Recruiting Joyer is part of the plan

It may have come as a bit of surprise to casual fans of the recruiting scene that the Florida Gators ended up accepting the commitment of a fullback – Hunter Joyer (5-11, 250, Tampa, Fla. / Tampa Catholic) – following a summer camp session in the Swamp on June 17.

After all, what sense does it make for Urban Meyer, the maestro of the spread option, to take a pound-it-between-the-tackles player who will help open up running lanes for the Gators’ stable of talented ball carriers? The answer may lie in the fact that Meyer, offensive coordinator Steve Addazio and the offense may be looking in a new direction for the future.

“I figured there was some reason they wanted me to come back,” Joyer said of his second camp appearance during the week of Urban Meyer Football Camps last month. “It was an honor to work with the coaches. They told me they really liked my workout. When we got back home (to Tampa), my Dad called Coach (Dan) McCarney and he told me I had an offer to play for the Florida Gators.”

It was during that workout, a grueling 45-minute session with the sun blazing directly overhead of the Swamp, that Joyer seemed to win over several Florida assistants, along with Meyer. Disregard the speed he has for a big guy (a 4.75-second time, laser confirmed, in the 40-yard dash), the incredible strength (Joyer can bench press nearly 500 pounds) or his versatile game (he rushed for 1,000 yards as a sophomore at Wesley Chapel, as a lead blocker he helped direct Tampa Catholic to the Class 2A state title game as a junior).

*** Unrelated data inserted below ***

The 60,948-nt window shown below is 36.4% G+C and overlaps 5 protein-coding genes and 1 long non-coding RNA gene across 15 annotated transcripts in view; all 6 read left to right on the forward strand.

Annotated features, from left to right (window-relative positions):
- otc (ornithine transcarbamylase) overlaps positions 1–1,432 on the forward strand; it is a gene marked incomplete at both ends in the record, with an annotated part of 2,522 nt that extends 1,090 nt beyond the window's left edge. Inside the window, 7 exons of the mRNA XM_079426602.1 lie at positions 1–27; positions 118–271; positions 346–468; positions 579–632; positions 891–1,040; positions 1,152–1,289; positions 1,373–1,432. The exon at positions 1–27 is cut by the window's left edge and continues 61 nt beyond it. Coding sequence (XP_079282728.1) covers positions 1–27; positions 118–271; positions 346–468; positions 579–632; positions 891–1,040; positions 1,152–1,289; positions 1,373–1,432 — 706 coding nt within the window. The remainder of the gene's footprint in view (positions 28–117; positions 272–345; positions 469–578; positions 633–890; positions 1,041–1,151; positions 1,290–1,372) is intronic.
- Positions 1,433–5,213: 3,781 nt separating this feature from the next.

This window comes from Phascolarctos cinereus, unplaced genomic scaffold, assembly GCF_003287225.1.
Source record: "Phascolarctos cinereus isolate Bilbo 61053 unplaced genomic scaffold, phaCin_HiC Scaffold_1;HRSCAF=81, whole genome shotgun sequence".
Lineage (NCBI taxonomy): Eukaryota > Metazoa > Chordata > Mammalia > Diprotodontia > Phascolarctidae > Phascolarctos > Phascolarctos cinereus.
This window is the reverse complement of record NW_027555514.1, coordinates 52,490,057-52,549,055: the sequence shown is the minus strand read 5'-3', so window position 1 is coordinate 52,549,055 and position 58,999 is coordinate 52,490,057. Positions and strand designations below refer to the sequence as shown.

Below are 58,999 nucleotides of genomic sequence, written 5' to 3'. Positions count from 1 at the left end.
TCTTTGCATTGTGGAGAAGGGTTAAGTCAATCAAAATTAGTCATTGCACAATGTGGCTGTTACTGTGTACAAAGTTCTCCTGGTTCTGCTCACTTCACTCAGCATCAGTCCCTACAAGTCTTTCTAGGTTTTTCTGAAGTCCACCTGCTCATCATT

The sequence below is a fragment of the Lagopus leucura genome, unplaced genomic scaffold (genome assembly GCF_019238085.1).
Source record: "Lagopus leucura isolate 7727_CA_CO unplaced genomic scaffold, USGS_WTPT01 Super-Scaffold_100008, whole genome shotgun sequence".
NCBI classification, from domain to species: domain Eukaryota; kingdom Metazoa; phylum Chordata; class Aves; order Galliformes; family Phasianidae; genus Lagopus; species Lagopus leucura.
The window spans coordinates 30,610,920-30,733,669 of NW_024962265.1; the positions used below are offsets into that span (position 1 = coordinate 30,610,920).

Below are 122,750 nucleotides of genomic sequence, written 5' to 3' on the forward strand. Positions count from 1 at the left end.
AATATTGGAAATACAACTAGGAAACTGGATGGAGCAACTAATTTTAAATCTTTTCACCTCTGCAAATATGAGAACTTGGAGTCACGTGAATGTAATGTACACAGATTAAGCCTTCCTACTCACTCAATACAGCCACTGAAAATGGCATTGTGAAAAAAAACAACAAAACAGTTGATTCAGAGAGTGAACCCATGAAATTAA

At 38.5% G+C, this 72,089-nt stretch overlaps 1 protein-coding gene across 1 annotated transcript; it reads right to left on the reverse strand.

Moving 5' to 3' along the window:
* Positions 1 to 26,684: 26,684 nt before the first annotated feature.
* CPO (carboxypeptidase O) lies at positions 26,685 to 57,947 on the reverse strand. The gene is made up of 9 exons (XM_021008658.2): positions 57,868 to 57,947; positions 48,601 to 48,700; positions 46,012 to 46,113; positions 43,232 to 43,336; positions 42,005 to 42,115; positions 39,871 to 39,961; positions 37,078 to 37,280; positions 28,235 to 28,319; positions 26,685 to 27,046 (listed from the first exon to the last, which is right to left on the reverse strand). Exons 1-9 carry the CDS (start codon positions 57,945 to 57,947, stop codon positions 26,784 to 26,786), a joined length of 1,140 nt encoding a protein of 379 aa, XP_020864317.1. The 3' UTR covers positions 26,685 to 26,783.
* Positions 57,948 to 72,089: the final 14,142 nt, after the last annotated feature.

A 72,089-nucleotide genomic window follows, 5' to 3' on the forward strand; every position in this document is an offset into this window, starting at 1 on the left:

It was that performance, in the sweltering heat, that really seemed to win over the Florida coaching staff. Joyer had been won over long ago about the Florida program.

“I couldn’t turn them down,” he said.

Of course, it helps that Florida had a huge advantage over most of the other major programs to show a serious interest in his talents – Louisville (where his older brother Kamran is a redshirt freshman offensive lineman), Stanford and Texas A&M – in that Gainesville is considerably closer to home than Louisville, Ky., Palo Alto, Calif., and College Station, Texas.

“That played a big role,” Joyer said. “If I went to Stanford, my family couldn’t come to the games. I’m just a two-hour ride away from home on the weekends. That’s something else that is nice about going to Florida.”

But the real question, is how the role of Joyer figures into the equation for the Gators offense moving forward. Joyer has a relatively simple answer, as it relates to the bigger picture.

“They wanted a fullback for next year,” he explained as to what the coaches explained his role would be. “They need a short-yardage guy to replace Tebow.”

The fact of the matter is, Florida simply cannot replace Tebow with one player. That would be an impossible feat. However, by throwing numbers at the problem (Florida has currently lined up three additions at tight end and one at fullback in the 2010 and 2011 recruiting classes), the Gators have effectively put themselves in a position to replace the short-yardage production of one of the great quarterbacks in college football history. It won’t happen overnight, but there is currently a plan in place, and it seems to be coming together quite effectively.

“Everyone is excited,” Joyer explained of the mood in Gainesville when he camped with the Gators last month. “We’re just going to try to keep it going.”

And Joyer had one last prediction that was sure to perk up the ears of Gators fans. He thinks the recruiting roll that Florida went on through the month of June (where the verbal commitments of six pledges were procured) will continue throughout the summer.

“I’ve been staying in touch with some recruits,” he explained. “I think there will be some more (commitments) pretty soon. We’re definitely going to get this thing rolling pretty soon.”

With quality prospects like Hunter Joyer in the fold, that can only be construed as a good sign for the Gators on the recruiting trail moving forward.